A. Sutherland - AncientPages.com - The Romans established Londinium on the current site of the City of London around 43 AD.
The first definite mention of the city refers to the year 60 AD and occurs in the writings of the Roman historian and senator, Tacitus, who wrote of a celebrated center of commerce filled with traders.
Londinium was equipped with massive defenses: several forts were built along with the immense London Wall, remains of which are still recognizable in the city.
By the reign of Hadrian, Britannia was a fully developed province of the Roman Empire. One of the Roman outposts was Londinium, which eventually transformed into one of the world’s most famous modern cities - London.
At the beginning, Londinium was just a small military outpost occupying rather small area of 1.4 km2 (0.5 sq mi), but the city grew rapidly. By the turn of the century, Londinium had grown to about 60,000 people,
Its access to the River Thames and the North Sea, contributed also to the city’s importance and turned it to a thriving and influential provincial capital and major port.
Londinium was not only the center of commerce but also the seat of government. By the 2nd century AD., Londinium was a large Roman city, with tens of thousands of inhabitants. Richer and noble people’s homes had wall paintings and mosaic floors; many lived in villas, palaces.
Londinium Bridge. This model shows how the Romans built the first bridge across the River Thames, where London Bridge now stands. Credits: Museum of London
They had to their disposal temples, large forum and baths. Ordinary people lived in small houses with front doors and workshops behind. Soldiers lived in the fort, outside the main part of the town.
The city was equipped with massive defenses: several forts were built along with the immense London Wall, remains of which are still recognizable in the city. The Romans also built heavy defenses for the city, constructing several forts and the massive London Wall, approximately 14.5 feet thick and at least 20 feet high.
Parts of this construction are still visible across the city today. Londinium’s well-built roads linked it with several other, smaller cities and continued all the way to the borders of Britannia. The countryside’s landscape dotted with well-developed farms, surrounded Londinium.
Left: The Roman wall at St Alphege Gardens; Credits: Wikipedia; Right:The first written record to use the word 'Londoners'.
Around 350, a series of 22 solid, semi-circular towers were additionally constructed and these functioned as bases for ballistae, (an ancient form of large crossbow used to propel a spear). During the Roman times, several similar town and city walls were constructed by the Romans in England and Wales and their remains survived until now.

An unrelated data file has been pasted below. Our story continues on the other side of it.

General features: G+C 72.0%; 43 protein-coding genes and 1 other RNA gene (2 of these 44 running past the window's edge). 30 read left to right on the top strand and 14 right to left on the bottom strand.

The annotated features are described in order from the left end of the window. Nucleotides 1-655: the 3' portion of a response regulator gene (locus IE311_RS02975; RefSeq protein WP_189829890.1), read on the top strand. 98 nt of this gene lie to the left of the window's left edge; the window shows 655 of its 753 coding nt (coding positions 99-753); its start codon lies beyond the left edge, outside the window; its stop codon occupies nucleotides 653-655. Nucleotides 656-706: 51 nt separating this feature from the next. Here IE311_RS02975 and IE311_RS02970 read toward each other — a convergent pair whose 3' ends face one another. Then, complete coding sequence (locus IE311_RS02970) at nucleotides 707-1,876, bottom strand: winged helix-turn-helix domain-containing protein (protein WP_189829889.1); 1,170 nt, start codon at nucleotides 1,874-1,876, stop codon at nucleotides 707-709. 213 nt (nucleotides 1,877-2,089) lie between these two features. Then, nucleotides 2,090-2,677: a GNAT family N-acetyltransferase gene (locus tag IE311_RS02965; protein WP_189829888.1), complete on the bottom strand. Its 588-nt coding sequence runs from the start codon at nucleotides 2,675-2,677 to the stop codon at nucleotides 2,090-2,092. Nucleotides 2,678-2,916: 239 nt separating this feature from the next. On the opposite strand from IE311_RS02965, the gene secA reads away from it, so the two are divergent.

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Londinium had been a Roman foundation and for almost four centuries it had its importance; later, the great city began to wither and trade, which was so important for the city, broke down.
The Irish, Scottish and Saxons from Germany all came to plunder the wealth of Roman Britain. The Roman legions began to withdraw from Britain.
According to many researchers. Londinium had always been much more Roman than British and in the 5th century, still many rich Roman families lived in Londinium.
Archaeological excavations revealed their remains in form of large hidden hoards of Roman coins and diverse household remains.
The Romans had been troubled by serious barbarian raids since around 360 AD. The Irish, Scottish and Saxons from Germany all came to plunder the wealth of Roman Britain. The Roman legions began to withdraw from Britain in 383 AD to secure the Empire's borders in other places of Europe.
In 410 AD, Emperor Homorius finally had refused to send support to the British Romans and all Roman troops had been withdrawn, leaving the cities of Britain and the remaining Romano-British for themselves.
The Roman Empire’s conquest of Britain finally ended and a new period of time known as the Dark Ages began.
Written by – A. Sutherland AncientPages.com Staff Writer
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Expand for references
F. Sheppard, London: A History
R. Merrifield, London, City of the Romans